Sitting on a throne of lies

Toilet seat covers: do you use them?


Jonathan Salomon

A toilet seat cover is .01 mm thick. This thin sheet of paper separates a person’s bare skin from a toilet seat. Given the thickness of the cover, one may wonder the effectiveness of the paper against bacteria and other diseases found on a toilet seat.

As it turns out, toilet seats are cleaner than one may think.

“It’s a common misconception that toilet seats are dirty,” TMU nurse Sabrina Jensen said. “I do know that your mouth has more germs than a toilet seat.”

In addition, toilet seat covers are not necessary, as the skin that comes into contact with the seat is

enough protection against possible infectious agents, Dr. Philip Tierno said in an interview with Everyday Health. Rather than using toilet seat covers, the Center for Disease Control says the best way to prevent disease transmission in a bathroom is to wash one’s hands.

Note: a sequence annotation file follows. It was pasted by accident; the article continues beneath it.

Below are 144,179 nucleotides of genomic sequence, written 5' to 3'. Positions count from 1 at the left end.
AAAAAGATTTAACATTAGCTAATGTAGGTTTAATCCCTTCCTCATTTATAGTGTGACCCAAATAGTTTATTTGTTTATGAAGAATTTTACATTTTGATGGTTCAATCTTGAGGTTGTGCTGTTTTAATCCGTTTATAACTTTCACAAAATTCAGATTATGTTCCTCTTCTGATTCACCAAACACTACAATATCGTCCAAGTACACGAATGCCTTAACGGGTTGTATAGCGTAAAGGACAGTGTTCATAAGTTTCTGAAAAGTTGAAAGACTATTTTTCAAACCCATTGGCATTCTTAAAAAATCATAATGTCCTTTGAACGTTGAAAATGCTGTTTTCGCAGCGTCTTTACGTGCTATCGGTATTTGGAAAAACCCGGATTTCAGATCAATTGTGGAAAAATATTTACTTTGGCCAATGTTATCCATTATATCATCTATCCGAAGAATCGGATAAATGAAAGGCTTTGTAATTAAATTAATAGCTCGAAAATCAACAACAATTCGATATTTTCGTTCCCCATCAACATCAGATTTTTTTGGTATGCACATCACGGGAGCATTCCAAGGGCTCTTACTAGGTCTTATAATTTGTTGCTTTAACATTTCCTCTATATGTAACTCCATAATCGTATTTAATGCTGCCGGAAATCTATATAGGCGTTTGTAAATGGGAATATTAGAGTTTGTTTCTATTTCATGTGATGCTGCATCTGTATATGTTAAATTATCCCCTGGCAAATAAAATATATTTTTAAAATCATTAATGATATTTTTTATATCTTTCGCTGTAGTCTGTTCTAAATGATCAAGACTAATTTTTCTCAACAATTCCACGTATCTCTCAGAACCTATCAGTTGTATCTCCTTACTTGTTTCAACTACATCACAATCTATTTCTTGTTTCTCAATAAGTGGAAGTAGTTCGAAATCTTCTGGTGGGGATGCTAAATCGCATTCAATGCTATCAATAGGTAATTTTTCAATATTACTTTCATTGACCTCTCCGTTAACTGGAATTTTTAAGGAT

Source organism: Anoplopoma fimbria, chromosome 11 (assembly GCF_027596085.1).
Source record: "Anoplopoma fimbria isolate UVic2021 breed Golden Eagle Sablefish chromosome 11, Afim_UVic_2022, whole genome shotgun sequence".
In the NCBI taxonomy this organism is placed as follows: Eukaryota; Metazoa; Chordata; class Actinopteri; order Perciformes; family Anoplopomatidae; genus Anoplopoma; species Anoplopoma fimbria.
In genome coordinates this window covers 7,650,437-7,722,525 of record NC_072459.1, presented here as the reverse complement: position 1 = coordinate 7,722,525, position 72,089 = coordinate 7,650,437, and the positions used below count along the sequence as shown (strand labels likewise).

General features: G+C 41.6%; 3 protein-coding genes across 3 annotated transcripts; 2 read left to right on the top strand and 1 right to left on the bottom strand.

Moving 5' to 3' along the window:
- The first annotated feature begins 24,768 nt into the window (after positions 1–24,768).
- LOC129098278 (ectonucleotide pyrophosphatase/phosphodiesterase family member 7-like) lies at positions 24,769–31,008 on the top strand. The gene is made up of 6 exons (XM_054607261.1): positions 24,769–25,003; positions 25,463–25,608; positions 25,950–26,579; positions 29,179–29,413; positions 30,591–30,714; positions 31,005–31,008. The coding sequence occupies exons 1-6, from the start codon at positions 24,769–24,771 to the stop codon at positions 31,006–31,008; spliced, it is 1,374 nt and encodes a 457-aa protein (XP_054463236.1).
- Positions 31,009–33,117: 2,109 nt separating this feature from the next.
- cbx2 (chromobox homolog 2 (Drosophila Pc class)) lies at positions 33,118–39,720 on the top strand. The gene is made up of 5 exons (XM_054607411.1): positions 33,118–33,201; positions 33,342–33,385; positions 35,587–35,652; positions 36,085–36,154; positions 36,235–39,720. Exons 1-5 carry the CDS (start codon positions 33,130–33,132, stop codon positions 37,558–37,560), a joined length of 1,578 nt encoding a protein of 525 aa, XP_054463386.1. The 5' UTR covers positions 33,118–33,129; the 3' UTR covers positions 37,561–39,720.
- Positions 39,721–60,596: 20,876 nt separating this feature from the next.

At TMU, almost every bathroom has a toilet seat cover dispenser, including the dorm bathrooms. Smith Hall custodian J.C. Barbosa has replaced these seat covers during his many years at TMU.

“Usually the guys use them less than the girls,” Barbosa said. “I only replace them once every three weeks.”

Jonathan Salomon

Given this information, the average male living at TMU uses roughly 52 seat covers every three weeks in the dorms. If Barbosa’s observation about female students is correct, then the women each use more than 52 seat covers in that time period. Based on this information, it is estimated TMU spends thousands of dollars every year on toilet seat covers.

Despite their proven ineffectiveness, toilet seat covers at least appear to provide students with peace of mind when using TMU bathrooms.

“I just want to keep my butt clean,” freshman Smith Hall resident Allen Hou said.